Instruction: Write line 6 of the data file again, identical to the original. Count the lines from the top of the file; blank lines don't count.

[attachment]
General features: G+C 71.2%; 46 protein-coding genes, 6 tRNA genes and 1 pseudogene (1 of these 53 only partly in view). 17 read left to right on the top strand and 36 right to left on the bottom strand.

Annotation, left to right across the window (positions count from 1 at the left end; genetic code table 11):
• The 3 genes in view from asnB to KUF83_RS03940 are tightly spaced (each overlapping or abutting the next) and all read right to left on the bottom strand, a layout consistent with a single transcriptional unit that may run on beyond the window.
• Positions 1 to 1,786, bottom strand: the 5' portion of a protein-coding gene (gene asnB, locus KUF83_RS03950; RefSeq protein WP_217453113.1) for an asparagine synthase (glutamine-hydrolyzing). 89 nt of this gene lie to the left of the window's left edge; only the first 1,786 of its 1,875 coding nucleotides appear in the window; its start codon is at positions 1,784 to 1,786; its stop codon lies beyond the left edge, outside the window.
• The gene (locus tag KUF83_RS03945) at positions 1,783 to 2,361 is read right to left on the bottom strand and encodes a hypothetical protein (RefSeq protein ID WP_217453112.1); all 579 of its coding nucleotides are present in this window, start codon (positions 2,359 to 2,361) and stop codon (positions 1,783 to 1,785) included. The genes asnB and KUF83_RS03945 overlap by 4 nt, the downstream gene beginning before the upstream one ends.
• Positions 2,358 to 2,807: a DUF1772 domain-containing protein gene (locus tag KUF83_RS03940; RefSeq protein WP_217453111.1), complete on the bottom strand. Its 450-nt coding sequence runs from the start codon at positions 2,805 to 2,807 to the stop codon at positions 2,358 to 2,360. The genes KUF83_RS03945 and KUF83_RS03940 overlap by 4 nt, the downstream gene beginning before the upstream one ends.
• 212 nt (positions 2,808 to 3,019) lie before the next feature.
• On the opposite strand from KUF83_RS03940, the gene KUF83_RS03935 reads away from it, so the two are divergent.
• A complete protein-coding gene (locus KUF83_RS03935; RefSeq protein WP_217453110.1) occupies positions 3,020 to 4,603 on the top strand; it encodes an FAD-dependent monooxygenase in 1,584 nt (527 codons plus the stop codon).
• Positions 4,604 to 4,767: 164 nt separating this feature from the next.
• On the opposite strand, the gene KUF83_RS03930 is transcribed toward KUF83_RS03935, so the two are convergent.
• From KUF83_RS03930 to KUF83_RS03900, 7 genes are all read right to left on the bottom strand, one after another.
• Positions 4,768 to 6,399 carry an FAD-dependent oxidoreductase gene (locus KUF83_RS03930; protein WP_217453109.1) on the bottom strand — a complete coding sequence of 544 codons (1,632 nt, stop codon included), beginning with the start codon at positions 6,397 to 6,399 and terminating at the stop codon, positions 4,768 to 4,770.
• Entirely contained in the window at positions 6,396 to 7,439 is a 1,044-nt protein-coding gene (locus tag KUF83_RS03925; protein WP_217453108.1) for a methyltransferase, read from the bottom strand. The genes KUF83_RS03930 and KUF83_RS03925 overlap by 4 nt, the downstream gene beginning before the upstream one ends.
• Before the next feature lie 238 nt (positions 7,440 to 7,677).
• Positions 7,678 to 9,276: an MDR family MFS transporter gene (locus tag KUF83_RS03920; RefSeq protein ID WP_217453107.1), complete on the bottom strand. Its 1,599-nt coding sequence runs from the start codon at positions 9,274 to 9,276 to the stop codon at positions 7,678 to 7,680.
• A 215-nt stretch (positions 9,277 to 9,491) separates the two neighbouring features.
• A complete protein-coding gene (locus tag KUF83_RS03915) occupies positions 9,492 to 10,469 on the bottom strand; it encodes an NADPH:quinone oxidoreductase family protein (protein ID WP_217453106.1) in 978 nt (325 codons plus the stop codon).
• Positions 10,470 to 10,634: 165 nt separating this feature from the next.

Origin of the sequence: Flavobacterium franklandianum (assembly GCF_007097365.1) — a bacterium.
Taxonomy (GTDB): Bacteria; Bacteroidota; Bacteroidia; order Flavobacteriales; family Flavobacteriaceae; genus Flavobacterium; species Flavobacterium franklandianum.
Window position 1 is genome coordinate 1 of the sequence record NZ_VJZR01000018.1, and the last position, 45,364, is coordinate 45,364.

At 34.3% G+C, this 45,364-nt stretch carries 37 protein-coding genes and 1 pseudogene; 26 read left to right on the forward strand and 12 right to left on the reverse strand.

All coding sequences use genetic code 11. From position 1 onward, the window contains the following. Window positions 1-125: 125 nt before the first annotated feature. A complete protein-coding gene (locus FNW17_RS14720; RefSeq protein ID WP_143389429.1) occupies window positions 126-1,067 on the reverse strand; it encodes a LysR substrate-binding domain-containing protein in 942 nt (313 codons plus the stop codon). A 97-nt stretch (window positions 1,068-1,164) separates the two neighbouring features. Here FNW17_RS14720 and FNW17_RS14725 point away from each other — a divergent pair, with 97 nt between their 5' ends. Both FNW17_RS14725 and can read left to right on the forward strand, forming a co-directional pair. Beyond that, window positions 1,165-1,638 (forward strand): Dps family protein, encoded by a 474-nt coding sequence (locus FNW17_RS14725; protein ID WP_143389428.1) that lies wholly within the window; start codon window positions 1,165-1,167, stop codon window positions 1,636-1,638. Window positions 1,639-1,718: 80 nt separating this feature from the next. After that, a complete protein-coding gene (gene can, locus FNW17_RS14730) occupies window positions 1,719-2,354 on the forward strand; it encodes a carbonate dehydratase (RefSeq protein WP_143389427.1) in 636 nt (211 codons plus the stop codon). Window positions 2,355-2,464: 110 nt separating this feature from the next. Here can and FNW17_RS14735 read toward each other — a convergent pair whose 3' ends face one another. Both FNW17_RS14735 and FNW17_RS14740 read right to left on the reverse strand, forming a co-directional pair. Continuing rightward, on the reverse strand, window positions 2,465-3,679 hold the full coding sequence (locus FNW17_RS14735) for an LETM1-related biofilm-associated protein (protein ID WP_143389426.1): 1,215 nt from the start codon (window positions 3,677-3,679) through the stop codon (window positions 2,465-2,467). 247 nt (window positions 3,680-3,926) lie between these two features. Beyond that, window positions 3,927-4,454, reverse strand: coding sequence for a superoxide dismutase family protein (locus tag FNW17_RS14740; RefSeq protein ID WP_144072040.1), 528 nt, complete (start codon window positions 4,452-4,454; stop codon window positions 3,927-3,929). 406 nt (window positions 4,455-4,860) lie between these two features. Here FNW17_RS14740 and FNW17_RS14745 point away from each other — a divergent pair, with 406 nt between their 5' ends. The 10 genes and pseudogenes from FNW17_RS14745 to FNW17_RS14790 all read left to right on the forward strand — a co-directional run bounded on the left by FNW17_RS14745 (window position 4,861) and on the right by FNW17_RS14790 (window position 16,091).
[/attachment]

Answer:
• Positions 2,358 to 2,807: a DUF1772 domain-containing protein gene (locus tag KUF83_RS03940; RefSeq protein WP_217453111.1), complete on the bottom strand. Its 450-nt coding sequence runs from the start codon at positions 2,805 to 2,807 to the stop codon at positions 2,358 to 2,360. The genes KUF83_RS03945 and KUF83_RS03940 overlap by 4 nt, the downstream gene beginning before the upstream one ends.